When he was scheduled for another court appearance on 4 June 1979, Rawlings was sprung from custody. With the support of both the military and civilians, he led a bloody coup that ousted the Supreme Military Council from office and brought the Armed Forces Revolutionary Council (AFRC) to power.
As one of his first acts in power, Rawlings signed the orders for the execution of some former military dictators who were later executed. Ignatius Kutu Acheamphong, Akwasi Afrifa, and Fred Akuffo were executed. Five other generals—Joy Amedume, Yaw Boakye, Roger Felli, Kotei, and Utuka—were also put to death. Rawlings is also rumoured to have been involved in the killings of Supreme Court Justices Kwadjo Agyei Agyepong, Frederick Sarkodie, and Cecilia Koranteng Addo, as well as a military officers, Major Sam Acquah, and Major Dasana Nantogmah. However, a national Truth and Reconciliation Commission, chaired by Supreme Court Justice G.E.K. Aikins, absolved Rawlings of any involvement.
The AFRC, under the chairmanship of Rawlings, carried out a much wider “house-cleaning exercise” aimed at purging the armed forces and society at large of corruption and graft as well as restoring a sense of moral responsibility and accountability in public life. Meanwhile, following a programme already set in motion before the June 4 uprising, the ruling junta organized free general elections. On 24 September 1979, the AFRC handed over power to a civilian government led by the People’s National Party (PNP), under President Hilla Limann.
Limann’s administration was cut short on 31 December 1981, when Rawlings deposed him in another coup. A Provisional National Defence Council (PNDC), composed of both civilian and military members, was established with Rawlings as Chairman. In his second tenure in power, Rawlings’s policies became more centrist, and he began to advocate free-market reforms. However, despite the country’s economic success, the Ghanaian government was criticized both at home and abroad for committing numerous abuses of human rights.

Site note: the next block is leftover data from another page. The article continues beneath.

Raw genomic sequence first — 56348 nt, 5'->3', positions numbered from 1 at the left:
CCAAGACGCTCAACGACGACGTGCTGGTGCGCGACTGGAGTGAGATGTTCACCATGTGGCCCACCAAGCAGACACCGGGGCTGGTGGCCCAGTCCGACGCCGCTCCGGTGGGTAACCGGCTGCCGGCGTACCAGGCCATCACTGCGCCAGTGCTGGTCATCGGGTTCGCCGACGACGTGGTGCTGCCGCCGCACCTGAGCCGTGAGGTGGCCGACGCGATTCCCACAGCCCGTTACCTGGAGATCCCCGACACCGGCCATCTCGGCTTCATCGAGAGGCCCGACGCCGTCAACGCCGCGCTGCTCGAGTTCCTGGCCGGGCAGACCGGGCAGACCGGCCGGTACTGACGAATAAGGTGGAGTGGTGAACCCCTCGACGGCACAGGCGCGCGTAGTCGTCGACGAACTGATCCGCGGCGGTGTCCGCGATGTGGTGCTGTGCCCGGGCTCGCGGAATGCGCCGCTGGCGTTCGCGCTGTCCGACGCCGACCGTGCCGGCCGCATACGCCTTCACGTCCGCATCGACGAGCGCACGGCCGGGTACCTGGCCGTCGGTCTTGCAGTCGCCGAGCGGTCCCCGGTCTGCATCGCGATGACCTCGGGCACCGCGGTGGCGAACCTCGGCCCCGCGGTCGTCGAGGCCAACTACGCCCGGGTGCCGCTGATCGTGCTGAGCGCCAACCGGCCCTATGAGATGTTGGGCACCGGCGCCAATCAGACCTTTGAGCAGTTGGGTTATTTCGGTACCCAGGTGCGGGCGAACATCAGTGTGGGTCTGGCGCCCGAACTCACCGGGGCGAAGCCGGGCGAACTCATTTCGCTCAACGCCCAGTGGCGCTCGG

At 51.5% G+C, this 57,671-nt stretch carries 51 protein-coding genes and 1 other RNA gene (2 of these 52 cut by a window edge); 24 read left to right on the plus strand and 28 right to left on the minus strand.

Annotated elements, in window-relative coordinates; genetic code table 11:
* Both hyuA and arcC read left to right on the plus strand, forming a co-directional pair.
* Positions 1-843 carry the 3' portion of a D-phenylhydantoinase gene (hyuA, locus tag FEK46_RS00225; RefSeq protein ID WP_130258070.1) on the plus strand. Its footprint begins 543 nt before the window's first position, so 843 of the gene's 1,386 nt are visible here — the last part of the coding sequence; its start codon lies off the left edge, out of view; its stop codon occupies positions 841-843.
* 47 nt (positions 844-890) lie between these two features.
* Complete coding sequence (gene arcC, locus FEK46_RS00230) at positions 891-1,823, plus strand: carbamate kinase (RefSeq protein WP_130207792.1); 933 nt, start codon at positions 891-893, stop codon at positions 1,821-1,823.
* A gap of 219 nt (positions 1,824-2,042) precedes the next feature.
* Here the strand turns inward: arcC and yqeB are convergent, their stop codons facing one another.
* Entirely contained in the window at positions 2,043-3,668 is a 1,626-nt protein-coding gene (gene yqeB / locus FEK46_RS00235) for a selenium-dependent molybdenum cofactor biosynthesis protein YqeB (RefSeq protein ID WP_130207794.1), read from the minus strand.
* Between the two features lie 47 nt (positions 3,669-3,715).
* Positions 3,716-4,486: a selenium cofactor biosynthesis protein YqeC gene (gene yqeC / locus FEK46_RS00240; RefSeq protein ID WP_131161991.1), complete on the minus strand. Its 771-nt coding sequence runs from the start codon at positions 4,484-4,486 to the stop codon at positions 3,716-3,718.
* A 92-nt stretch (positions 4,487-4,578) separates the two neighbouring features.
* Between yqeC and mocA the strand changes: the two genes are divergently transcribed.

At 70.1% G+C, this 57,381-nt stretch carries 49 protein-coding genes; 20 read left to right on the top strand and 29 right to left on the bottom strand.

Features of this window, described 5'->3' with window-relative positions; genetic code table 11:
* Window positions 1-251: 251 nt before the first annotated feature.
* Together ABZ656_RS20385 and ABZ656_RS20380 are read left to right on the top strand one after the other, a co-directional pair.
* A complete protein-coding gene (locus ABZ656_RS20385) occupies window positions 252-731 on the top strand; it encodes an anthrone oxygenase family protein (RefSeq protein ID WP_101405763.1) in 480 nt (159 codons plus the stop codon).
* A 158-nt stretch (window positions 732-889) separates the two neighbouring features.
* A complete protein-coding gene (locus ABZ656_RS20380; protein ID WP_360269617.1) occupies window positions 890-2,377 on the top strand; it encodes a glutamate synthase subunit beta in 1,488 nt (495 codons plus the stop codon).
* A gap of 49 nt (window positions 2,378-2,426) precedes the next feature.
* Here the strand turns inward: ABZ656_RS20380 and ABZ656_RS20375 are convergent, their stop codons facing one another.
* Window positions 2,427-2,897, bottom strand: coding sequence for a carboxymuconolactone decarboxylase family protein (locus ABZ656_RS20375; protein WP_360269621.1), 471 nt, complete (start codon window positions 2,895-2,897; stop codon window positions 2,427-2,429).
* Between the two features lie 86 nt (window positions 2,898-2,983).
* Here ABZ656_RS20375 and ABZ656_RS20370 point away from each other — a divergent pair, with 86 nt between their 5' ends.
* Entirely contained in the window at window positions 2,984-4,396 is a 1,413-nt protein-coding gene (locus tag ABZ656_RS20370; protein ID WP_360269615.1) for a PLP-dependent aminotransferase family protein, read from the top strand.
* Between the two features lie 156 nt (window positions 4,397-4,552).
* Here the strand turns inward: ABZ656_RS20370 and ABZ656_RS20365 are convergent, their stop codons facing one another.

Citizens began demanding a more democratic form of government as the 1990s progressed. Rawlings answered this demand by forming a National Commission for Democracy (NCD), empowered to hold regional debates and formulate some suggestions for a transition to multi-party democracy. Although opposition groups complained that the NCD was too closely associated with the PNDC, the commission continued its work through 1991. In March of that year the NCD released a report recommending the election of an executive president, the establishment of a national assembly, and the creation of a prime minister post. The PNDC accepted the report, and the following year it was approved in a national referendum. Political parties were legalised –with the provision that none could use names that had been used before–and a timetable was set for presidential and parliamentary elections.
Rawlings retired from the Ghanaian Armed Forces on September 14, 1992.
When presidential elections were held in 1992, Rawlings stood as the candidate for the National Democratic Congress (NDC), the successor party to the PNDC. Although his opponents were given access to television and newspaper coverage–and limits to the freedom of the press had been lifted–no single candidate could match the popularity of the sitting head of state. Election returns on November 3, 1992, revealed that Rawlings had won 58.3 percent of the vote, for a landslide victory. Foreign observers declared the voting to be “free and fair.”
Almost immediately, the leaders of the country’s opposition parties claimed that the presidential election was not fair, and that widespread abuses had occurred. The leaders encouraged their followers to boycott subsequent parliamentary elections, with the result being that NDC candidates won 189 of 200 seats in the new parliament. Rawlings was therefore accorded a four-year term backed by an elected assembly of supporters for his platform. Answering questions of polling place irregularities, he promised to initiate a new voter registration program to be completed in time for elections in four years.
In 1993, President Rawlings headed the Ghana delegation which participated in the first Tokyo International Conference on African Development.
Rawlings and the NDC were elected in 1992 and 1996. These victories were decried as fraud-laden by Rawlings’s opponents, in the book Stolen Verdict published by the opposition, which chronicles instances of vote rigging and acts of intimidation and fear. Per constitutional mandate, Rawlings’s term of office ended in 2001; he retired in 2001 and was succeeded by John Kufuor, his main opponent in the 1996 elections. Kufuor succeeded in defeating Rawlings’s vice-president John Atta-Mills in the 2000 vote, and did so again in 2004.
Although Rawlings did not complete any tertiary education (he completed Achimota Secondary School) and had only an Air Force graduate diploma, he appointed several technocrats such as Dr. Kwesi Botchwey, Ekwow Spio-Garbrah and Dr. Obed Yao Asamoah to important government positions.